Introduction: Build a Diorama Set

Our makerspace the Rabbit Hole wants to set up a diorama to do a stop motion video.  Each of our members want to work on the background.  We decided the easiest way to do this was to build a stage in sections.  We plan to put these stage sections on an 8 foot table when complete.  Each of our members can work on their own 12 inch section of the stage, without bumping in to each other.

This instructable details how we built the stage for our diorama.  We hope it inspires someone else to do something equally cool.

Material needed:
  • Plywood, for this example we reused two 8 foot sections of plywood that were laying around.  One section 24 inches wide, and one 15 inches wide.
  • Several pieces of scrap 2x4 lumber.
  • Coarse wood screws (approximately 40 screws needed for this project)

Tools used:
  • Circular saw
  • Tape measure
  • Two clamps
  • Two drills works very well, one to drill pilot holes and the other to drive the screws in.
  • Pencil to mark measurements

Step 1: Cut the Boards

  1. Overlap the two 8 foot plywood sections.  Do this so each of the plywood section's widths are matched when the cuts are made.  Put scrap 2x4 under the plywood so the circular saw blade does not touch the ground.

  2. Mark off the sections in the widths that you would like to cut.  Use a square to draw a straight line for the saw to follow.  In this example the square was not long enough so I measured twice from each side and drew the line from both sides.

  3. Measure your circular saw to see how far the blade is from the right most side of the guard.  The Craftsman circular saw blade I used was one and 1/4 inch from the guard. 
  4. Clamp a straight piece of wood to the plywood at your desired length + guard distance as a guide board.  This guide will keep the circular saw cutting a straight line.  The guide in this example was 13.25 inches from the last cut.  Measure from two sides of the board to get the guide straight.
  5. Side the circular saw along the guide board to make a straight cut.  Make sure the 2x4s are not in the way of the blade.

  6. When the piece is cut repeat the steps to cut the rest of the material.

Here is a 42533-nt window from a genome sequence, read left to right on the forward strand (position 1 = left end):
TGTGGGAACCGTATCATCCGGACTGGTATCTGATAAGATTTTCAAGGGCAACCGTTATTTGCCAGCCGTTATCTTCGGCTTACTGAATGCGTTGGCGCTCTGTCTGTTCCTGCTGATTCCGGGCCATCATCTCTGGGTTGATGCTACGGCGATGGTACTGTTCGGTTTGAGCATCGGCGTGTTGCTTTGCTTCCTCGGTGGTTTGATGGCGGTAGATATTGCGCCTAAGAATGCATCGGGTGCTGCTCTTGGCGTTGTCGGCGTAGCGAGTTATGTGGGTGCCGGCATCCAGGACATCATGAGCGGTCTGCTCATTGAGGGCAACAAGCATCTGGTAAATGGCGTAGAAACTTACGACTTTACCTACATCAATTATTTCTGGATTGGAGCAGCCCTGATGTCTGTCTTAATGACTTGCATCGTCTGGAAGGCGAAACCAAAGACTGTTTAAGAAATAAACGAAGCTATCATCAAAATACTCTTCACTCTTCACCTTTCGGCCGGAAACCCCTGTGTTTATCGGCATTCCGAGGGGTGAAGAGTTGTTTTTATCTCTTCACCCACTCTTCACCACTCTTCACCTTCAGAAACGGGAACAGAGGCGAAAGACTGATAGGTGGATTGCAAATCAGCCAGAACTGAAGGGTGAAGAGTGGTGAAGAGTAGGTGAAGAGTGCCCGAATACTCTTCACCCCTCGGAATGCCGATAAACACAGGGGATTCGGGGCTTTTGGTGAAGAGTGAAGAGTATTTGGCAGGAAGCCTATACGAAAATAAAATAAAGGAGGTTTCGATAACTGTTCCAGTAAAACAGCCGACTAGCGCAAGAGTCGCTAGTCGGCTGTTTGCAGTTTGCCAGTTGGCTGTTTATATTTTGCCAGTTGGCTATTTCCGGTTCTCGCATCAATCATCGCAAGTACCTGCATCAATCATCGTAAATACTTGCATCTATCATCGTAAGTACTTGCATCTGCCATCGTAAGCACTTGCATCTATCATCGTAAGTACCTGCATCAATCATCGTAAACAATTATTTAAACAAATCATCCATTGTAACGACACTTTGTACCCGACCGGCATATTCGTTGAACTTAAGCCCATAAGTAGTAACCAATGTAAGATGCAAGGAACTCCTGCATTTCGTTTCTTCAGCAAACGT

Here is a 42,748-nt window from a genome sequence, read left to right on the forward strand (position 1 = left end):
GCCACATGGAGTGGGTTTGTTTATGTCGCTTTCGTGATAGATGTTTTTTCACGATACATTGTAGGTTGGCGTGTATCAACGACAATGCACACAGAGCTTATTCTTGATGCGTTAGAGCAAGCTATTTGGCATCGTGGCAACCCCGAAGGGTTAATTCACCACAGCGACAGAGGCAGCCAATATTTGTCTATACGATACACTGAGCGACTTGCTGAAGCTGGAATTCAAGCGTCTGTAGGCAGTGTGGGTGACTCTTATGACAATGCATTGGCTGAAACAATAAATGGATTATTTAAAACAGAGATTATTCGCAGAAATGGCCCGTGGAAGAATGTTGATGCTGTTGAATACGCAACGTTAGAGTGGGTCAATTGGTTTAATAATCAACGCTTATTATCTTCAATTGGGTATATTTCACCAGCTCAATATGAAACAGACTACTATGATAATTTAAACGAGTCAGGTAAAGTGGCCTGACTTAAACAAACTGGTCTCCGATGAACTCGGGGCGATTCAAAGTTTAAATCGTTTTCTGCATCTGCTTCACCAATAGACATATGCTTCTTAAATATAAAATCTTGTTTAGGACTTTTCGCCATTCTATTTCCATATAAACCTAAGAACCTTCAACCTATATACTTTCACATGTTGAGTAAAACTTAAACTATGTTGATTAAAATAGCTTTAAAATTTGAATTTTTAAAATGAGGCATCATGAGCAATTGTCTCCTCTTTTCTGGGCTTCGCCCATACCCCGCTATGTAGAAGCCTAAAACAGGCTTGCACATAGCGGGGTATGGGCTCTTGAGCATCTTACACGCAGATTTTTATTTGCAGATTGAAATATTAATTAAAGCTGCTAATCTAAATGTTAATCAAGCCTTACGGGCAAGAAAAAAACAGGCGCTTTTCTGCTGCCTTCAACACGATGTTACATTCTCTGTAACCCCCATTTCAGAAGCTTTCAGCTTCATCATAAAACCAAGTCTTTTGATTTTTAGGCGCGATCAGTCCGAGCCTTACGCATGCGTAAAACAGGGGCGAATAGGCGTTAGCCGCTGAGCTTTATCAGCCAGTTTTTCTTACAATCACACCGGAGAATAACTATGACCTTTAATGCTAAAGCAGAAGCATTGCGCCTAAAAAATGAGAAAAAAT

You can watch a time-lapsed video of me cutting the boards on our video posted here.

Step 2: Cut the Supports

We decided the sections of our diorama are going to be supported by 2x4s, so we had room under the base of the stage.

We had lots of 2x4s left over from other projects, that we reused.  The boards were all different lengths and some needed to be cut.

Cut the 2x4s on a chop saw to the length of the base.  In this example the stage base was 24 inches long.  We did not have enough 2x4 stock for one 24 inch board on each base section.  Some of the stage sections have shorter support boards. 

A few boards were only 40 inches in length so cutting one 24 inches would leave the remainder 16 inches (uneven).  Instead, split the difference and cut them at 20 inches each so each side would match.  Since these boards are used for support the length is not that important.

Step 3: Assemble the Sections

To assemble the stage sections we used coarse wood screws.  These screws would split plywood and might split the 2x4 supports.  To avoid splitting boards we drilled pilot holes.  We used 2 drills for this project.  It was handy to have one drill set up with the 5/32 drill bit and the other drill set up with the Phillips head bit, so we didn't have to switch the bits during construction.

  1. Make the support boards flush with the rear of the stage. 
  2. Drill the pilot holes in the four corners of the base.
  3. Screw in the wood screws to secure the base to the supports (4 screws).
  4. Flip the assembly up and place the backing board where you want. 
  5. Drill the pilot holes for the backing board into the support.
  6. Screw in the backing board (2 screws).
Each of the stage pieces are assembled at this point.  We will use this stage in an upcoming project.  Be sure to check our makerspace group page for all the instructables on this project.

See our finished product a stop motion animation movie at